Movies And Books Set In Tulsa And Oklahoma

Neither Oklahoma nor Tulsa are considered very Hollywood-esque, but still there have been a few movies and books that have taken place here over the years. Special Collections holds a number of different collections of interest that I thought might be fun to feature. The Motion Picture archive contains manuscript and memorabilia of a wide variety of films, some of which were set in or even filmed on location in Tulsa or Oklahoma. We also hold the K.D. Wentworth archive, which consists of Wentworth’s published books as well as a variety of papers and related materials.


Special Collections has recently acquired this movie poster for The Bull-Dogger. This 1922 silent film was shot on location in Boley, Oklahoma, which is a small, historically African-American town in between Tulsa and Oklahoma City. Norman Studios, of Jacksonville, Florida, produced this five reel movie starring African American actors to cater to actors and audiences who were denied work and entertainment during the Jim Crow era.  The film itself has not survived, and advertisements like this one are incredibly rare.

Large movie poster hanging in the Special Collections lobby showing scenes from the movie and various tag lines

Movie poster for The Bull-Dogger


1928’s Black Gold was the last film made by Norman Studios, and was filmed on location in Tatums, Oklahoma, which is south of Oklahoma City. The story centers on the discovery of oil and the rush to cash in on the ‘black gold’ discovered all across Oklahoma. The Flying Ace is the only film made by Norman Studios known to have survived.

Small advertisement for the film Black Gold

Small advertisement for the film Black Gold


Susan Hayward and Robert Preston starred in the 1949 movie Tulsa, which revolves around the discovery of oil (if you can imagine) and the fight for oil, land, wealth, and power. Hayward’s character, Cherokee, drills for oil on her father’s land after he dies at a competitor’s well. She eventually teams with Preston’s character Brad Brady, who is a geologist trying to preserve the oil fields and their surrounding grasslands. Tulsa was made relatively early in Hayward’s and Preston’s careers. Hayward went on to film widely known movies like Rawhide and I’ll Cry Tomorrow, for which she was nominated for an Academy Award for Best Actress. Preston is best known for his role as Harold Hill in 1962’s The Music Man, though he also starred in Island of Love and How the West Was Won.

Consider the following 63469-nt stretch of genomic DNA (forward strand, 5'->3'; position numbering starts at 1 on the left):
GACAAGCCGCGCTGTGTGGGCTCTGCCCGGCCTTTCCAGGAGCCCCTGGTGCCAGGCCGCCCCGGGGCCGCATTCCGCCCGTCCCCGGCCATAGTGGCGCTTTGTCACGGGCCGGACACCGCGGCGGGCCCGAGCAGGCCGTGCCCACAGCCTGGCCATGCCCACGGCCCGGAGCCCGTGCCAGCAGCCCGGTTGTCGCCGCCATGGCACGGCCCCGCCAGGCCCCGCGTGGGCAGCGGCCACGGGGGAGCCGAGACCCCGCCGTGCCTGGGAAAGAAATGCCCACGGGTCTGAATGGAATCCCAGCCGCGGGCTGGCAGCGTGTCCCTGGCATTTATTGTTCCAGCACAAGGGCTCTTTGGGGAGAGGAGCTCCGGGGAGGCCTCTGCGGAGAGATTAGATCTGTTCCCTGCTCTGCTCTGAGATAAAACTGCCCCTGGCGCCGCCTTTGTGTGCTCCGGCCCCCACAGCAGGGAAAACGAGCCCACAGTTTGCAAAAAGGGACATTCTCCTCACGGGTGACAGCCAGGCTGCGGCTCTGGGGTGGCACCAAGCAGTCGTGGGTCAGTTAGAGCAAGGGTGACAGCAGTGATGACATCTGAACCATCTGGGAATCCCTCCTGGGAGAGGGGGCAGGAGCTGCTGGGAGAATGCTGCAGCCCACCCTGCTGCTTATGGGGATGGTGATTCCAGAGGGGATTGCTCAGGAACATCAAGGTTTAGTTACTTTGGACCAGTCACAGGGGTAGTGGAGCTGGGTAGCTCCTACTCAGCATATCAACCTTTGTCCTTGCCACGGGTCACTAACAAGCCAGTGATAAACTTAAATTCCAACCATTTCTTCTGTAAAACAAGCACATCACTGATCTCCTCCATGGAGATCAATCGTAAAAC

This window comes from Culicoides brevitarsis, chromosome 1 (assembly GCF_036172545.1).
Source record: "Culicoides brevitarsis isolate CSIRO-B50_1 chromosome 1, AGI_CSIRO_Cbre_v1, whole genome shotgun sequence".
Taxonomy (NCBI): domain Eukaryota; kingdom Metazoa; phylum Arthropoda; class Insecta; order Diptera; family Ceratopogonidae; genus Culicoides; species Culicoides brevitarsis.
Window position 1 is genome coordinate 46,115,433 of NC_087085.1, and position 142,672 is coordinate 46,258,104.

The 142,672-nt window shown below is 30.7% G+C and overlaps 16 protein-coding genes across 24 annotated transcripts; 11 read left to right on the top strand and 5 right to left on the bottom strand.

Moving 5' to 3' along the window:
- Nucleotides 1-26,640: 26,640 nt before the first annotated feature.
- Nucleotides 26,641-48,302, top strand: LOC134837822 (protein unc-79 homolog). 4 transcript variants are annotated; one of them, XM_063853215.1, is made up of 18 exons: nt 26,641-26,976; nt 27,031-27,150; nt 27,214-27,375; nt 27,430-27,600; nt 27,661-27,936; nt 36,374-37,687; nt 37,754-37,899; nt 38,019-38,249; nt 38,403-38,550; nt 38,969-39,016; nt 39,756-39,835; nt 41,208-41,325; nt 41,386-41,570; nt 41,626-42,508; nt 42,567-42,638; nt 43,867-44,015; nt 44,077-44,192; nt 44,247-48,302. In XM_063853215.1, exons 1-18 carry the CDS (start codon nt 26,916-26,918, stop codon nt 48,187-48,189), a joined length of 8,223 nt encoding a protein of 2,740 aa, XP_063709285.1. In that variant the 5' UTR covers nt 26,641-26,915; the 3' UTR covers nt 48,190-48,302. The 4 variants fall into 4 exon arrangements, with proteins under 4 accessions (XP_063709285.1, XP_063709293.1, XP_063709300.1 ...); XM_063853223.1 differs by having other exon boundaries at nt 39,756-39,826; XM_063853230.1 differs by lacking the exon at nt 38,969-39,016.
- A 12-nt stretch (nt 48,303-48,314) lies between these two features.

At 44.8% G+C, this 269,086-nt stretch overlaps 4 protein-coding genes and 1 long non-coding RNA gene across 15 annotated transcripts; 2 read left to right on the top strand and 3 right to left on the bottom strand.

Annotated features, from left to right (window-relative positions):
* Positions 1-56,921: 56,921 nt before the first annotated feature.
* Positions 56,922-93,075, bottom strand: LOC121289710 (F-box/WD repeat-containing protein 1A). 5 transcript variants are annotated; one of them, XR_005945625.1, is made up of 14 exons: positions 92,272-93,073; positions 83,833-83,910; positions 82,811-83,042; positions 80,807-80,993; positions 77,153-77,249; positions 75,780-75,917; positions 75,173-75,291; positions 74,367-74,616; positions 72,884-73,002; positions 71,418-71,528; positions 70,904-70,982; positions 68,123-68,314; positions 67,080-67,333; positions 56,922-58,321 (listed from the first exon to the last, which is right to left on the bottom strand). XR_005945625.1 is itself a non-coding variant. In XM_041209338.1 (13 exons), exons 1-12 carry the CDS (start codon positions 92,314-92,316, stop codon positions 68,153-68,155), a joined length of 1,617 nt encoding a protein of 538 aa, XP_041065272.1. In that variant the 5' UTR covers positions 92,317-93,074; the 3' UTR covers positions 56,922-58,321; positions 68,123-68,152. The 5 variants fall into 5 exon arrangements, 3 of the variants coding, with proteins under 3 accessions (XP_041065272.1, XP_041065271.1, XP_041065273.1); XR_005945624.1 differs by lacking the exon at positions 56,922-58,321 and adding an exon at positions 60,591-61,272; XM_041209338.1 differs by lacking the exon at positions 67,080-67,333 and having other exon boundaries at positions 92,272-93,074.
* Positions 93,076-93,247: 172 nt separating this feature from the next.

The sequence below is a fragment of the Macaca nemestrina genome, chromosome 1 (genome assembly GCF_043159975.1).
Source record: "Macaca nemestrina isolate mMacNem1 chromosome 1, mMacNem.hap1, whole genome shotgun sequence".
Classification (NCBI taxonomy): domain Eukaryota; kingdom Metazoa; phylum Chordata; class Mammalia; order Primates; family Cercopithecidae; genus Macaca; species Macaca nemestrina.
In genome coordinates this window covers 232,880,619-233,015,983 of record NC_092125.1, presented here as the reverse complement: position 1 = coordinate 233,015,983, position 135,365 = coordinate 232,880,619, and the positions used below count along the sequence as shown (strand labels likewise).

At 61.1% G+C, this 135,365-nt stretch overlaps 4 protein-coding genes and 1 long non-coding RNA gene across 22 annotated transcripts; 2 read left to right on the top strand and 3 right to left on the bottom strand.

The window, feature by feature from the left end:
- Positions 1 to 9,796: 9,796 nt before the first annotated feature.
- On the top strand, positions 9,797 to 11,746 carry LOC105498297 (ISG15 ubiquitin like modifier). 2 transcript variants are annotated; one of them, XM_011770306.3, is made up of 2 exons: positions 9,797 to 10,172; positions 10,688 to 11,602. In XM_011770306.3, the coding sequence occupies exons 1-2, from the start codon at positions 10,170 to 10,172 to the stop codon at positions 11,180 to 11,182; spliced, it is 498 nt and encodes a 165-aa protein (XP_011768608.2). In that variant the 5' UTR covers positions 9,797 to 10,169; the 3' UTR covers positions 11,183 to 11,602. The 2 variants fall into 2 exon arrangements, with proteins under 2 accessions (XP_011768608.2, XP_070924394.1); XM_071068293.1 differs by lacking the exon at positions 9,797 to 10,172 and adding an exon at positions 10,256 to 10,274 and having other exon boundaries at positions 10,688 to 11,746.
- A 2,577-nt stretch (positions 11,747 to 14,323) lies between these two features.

Still photograph of a scene from the movie Tulsa, with a group of men and one woman looking off into the distance, in front of oil rig equipment

Still photograph of a scene from the movie Tulsa


S.E. Hinton attended Will Rogers High School here in Tulsa and wrote the book about her experiences there; in fact, she published The Outsiders while she was still in school. When Francis Ford Coppola directed the movie, which was filmed on location in the early 1980s, Hinton played a cameo role.

Photograph of S.E. Hinton in her cameo role in the movie The Outsiders. She is dressed as a nurse and talking to a male patient in the hospital bed

Photograph of S.E. Hinton in her cameo role in the movie The Outsiders

Hinton stayed in Tulsa, and even attended the University of Tulsa for a time. She wrote four more novels for young adults and a few children’s books, but The Outsiders has always been her most successful publication. A few of her other books were also adapted for the big screen by Coppola.


Author K.D. Wentworth was a Tulsa native who attended The University of Tulsa before her science fiction career took off. Three of her short stories were finalists for the prestigious Nebula award and she was even the secretary of the group Science Fiction and Fantasy Writers of America. Special Collections has a number of her books, including The Imperium Game, MoonspeakerThe House of Moons, Stars Over Stars, Black on Black, and This Fair Land: A Novel. All told, Wentworth authored or edited more than fifty books over two decades.

It’s also fun to see subsequent editions of the same book. Here are two of Wentworth’s book each with two editions. 1994’s The Imperium Game was her first novel after winning the “Writers of the Future” Contest.

It clearly established her authorial expertise as you can see on Moonspeaker’s original cover. Wentworth edited and re-relased each novel a decade later at the height of her career.

Front covers of two editions of K.D. Wentworth's book Moonspeaker that shows the changes between the versions

Front covers of two editions of K.D. Wentworth’s book Moonspeaker

Back covers of two editions of K.D. Wentworth's book Moonspeaker that shows the changes between the versions

Back covers of two editions of K.D. Wentworth’s book Moonspeaker

Special Collections acquired her archive in 2008, only a few years before her premature 2012 death. Unsurprisingly, it is rather large but unfortunately not yet processed at this time. It is available to look at with the permission of Marc Carlson, Head of Special Collections.


If you would like to see these or any of the other fantastic collections we hold, stop by to see us on the 5th floor of McFarlin Library, any time Monday through Friday between 8:00-4:30 and we will be happy to share our treasures with you.

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